But if you look at the trends and the way we train, there seems to be the constant need to propel us to “where no man has ever gone” and for what?? Depending on what your goals are, the women I work with don’t need to do 100 squats or burpees to help them function in their every day life.
What I do know is (most) pregnant women and new moms needs are simple; the need to feel whole, strong and in control of their bodies again. With the onset of diastasis recti, low back pain, hip pain, incontinence and POP (pelvic organ prolapse), it’s pretty hard to feel like “yourself”.
But like I said, things are a changing and so my eyes have been opened once again. Hypopresive training. What the what??? That’s exactly what I thought the first time I had heard of it but my curiosity definitely got the best of me. Read the rest of this entry »
Or your aunt, sister, doctor, friends; not anyone!!
How many times have I met a new mom just to hear her say “why didn’t anyone tell me?” or “how come nobody checked?”. I honestly can’t tell you how many times but all I say in response is: “this is why I am here. To tell you the sh*t” nobody tells you”. Lucky me.
I spoke at a Mommy Connections group today about all the “things” that seem to slip people’s minds when they talk about being a new mom. You know; the tummy, extra skin, stretch marks, aches, pains and “down there”. And although some moms in the group looked like deers in head lights, I am sure there was a sigh of relief as well. Read the rest of this entry »
Sounds scary doesn’t it? Well it can be for some. So scary that some are even forced to use a wheel chair and your pregnant! This happened to a close friend of mine during her second pregnancy.
So what is this Symphysis Pubis Dysfunction anyway???
Symphysis Pubis Dysfunction (SPD) is a condition where your pubic bone becomes too unstable during pregnancy and postpartum. Remember that lovely hormone relaxin that makes every joint, ligament and connective tissue loosy goosy in preparation for labour and delivery? Well…sometimes that relaxin goes a bit overboard and starts to go gung-ho on the pelvis. Read the rest of this entry »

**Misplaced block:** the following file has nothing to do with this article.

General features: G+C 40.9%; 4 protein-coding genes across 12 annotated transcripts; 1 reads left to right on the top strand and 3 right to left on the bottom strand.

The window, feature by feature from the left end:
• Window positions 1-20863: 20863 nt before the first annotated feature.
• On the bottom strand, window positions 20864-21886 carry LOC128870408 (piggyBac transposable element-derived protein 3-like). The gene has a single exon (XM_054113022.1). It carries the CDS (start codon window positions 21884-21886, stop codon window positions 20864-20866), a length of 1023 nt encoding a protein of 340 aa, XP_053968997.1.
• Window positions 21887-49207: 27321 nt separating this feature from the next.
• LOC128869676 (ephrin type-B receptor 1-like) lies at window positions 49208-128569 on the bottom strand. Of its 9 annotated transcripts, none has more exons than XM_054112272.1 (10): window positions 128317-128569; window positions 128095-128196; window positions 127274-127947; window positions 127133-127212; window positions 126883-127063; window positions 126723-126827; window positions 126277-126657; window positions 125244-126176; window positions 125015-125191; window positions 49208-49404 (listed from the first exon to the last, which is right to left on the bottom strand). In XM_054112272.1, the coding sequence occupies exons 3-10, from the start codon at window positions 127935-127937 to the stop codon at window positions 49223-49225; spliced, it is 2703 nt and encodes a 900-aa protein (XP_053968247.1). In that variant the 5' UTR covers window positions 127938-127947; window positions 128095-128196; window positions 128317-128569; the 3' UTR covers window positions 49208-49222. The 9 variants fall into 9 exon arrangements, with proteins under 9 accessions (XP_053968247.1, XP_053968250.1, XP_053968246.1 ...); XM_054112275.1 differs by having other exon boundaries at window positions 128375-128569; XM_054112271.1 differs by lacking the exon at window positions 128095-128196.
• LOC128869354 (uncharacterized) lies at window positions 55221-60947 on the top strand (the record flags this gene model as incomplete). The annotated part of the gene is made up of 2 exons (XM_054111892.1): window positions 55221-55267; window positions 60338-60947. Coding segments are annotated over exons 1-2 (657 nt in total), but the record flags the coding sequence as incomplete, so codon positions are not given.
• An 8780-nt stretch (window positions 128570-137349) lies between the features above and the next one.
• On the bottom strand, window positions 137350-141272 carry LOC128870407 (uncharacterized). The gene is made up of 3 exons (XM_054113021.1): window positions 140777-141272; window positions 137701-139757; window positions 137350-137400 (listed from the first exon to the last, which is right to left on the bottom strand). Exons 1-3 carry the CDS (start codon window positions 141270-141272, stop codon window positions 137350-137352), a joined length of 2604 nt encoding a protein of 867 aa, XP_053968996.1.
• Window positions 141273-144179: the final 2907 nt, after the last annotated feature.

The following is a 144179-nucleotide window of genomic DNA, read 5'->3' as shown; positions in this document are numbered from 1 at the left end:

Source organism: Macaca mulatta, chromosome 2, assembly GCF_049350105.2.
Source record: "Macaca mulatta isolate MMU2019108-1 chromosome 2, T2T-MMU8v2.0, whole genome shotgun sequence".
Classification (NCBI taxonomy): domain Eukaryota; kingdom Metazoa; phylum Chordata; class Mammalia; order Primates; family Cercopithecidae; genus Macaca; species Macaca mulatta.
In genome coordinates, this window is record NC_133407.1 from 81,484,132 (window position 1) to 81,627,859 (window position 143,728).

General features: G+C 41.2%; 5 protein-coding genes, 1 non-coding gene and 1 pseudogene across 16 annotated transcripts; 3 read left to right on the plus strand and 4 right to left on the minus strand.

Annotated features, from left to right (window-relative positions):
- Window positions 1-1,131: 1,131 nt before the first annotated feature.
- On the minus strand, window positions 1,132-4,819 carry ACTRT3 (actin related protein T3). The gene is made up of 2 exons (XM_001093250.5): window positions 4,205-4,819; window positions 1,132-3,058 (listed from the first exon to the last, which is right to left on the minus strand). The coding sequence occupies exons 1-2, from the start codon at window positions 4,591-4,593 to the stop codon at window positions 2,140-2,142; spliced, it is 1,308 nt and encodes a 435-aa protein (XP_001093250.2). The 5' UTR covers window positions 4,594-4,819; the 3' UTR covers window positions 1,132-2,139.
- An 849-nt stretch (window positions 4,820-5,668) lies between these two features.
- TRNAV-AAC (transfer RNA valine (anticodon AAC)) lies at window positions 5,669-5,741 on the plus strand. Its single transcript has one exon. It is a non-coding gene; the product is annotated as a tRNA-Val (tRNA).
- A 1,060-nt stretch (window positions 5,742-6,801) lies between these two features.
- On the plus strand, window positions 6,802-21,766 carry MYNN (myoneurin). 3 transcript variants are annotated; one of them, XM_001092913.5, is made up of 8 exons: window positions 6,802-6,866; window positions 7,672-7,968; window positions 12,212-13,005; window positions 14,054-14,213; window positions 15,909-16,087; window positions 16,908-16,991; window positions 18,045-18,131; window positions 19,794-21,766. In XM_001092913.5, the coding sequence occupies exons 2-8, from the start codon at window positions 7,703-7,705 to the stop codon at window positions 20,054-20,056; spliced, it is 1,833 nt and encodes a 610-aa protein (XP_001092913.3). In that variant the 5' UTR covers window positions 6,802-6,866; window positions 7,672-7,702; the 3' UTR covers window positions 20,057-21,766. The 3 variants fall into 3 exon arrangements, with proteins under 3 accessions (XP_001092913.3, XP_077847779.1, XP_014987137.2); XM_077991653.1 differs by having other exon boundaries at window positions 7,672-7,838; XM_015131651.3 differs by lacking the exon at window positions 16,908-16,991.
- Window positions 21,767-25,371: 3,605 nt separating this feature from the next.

Sounds a bit crude, I know, but this is something that has been kept behind closed doors too long and we NEED to talk about it!!
When I say “pelvic floor”, people typically tend to think about your vagina muscles and pretty much, stop there. They also figure that if they don’t have “issues” like leaking, then there is no use in focusing on them. Some moms even believe that if they have not had a vaginal delivery, that their pelvic floor muscles haven’t been affected! Helloooooo …. don’t you think that supporting a growing uterus for 9 months would have an affect? If pregnancy impacts other parts of your body….well you get the picture.
Your pelvic floor muscles (PFM) have a much bigger job than you think. The PFM act as a sling from the front of your pelvis to the bottom of your spine into your sacrum, so not only is it supposed to support your bladder, uterus and rectum, but your pelvis and spine too – Who knew??!! So if this is true, PFM “dysfunction” can present as incontinence, pressure, hip pain, back pain and pain during intercourse. Read the rest of this entry »